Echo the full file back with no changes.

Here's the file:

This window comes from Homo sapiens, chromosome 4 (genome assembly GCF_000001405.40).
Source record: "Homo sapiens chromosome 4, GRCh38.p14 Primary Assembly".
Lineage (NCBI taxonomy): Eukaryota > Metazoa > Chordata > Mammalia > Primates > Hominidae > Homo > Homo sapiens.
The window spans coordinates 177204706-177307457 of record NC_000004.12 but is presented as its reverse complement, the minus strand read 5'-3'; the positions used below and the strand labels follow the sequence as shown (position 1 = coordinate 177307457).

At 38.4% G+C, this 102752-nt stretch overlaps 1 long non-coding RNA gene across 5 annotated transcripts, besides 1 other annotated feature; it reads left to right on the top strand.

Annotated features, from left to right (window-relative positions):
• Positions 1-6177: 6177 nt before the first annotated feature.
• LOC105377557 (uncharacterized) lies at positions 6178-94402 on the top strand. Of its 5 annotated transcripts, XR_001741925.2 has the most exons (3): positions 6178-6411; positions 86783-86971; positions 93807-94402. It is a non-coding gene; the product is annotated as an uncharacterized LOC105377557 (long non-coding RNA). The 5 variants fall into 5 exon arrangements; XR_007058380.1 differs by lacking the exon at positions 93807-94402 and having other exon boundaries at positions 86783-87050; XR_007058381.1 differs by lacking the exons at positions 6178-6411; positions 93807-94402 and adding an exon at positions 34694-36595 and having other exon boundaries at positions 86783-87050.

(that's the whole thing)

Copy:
This window comes from Homo sapiens, chromosome 4 (genome assembly GCF_000001405.40).
Source record: "Homo sapiens chromosome 4, GRCh38.p14 Primary Assembly".
Lineage (NCBI taxonomy): Eukaryota > Metazoa > Chordata > Mammalia > Primates > Hominidae > Homo > Homo sapiens.
The window spans coordinates 177204706-177307457 of record NC_000004.12 but is presented as its reverse complement, the minus strand read 5'-3'; the positions used below and the strand labels follow the sequence as shown (position 1 = coordinate 177307457).

At 38.4% G+C, this 102752-nt stretch overlaps 1 long non-coding RNA gene across 5 annotated transcripts, besides 1 other annotated feature; it reads left to right on the top strand.

Annotated features, from left to right (window-relative positions):
• Positions 1-6177: 6177 nt before the first annotated feature.
• LOC105377557 (uncharacterized) lies at positions 6178-94402 on the top strand. Of its 5 annotated transcripts, XR_001741925.2 has the most exons (3): positions 6178-6411; positions 86783-86971; positions 93807-94402. It is a non-coding gene; the product is annotated as an uncharacterized LOC105377557 (long non-coding RNA). The 5 variants fall into 5 exon arrangements; XR_007058380.1 differs by lacking the exon at positions 93807-94402 and having other exon boundaries at positions 86783-87050; XR_007058381.1 differs by lacking the exons at positions 6178-6411; positions 93807-94402 and adding an exon at positions 34694-36595 and having other exon boundaries at positions 86783-87050.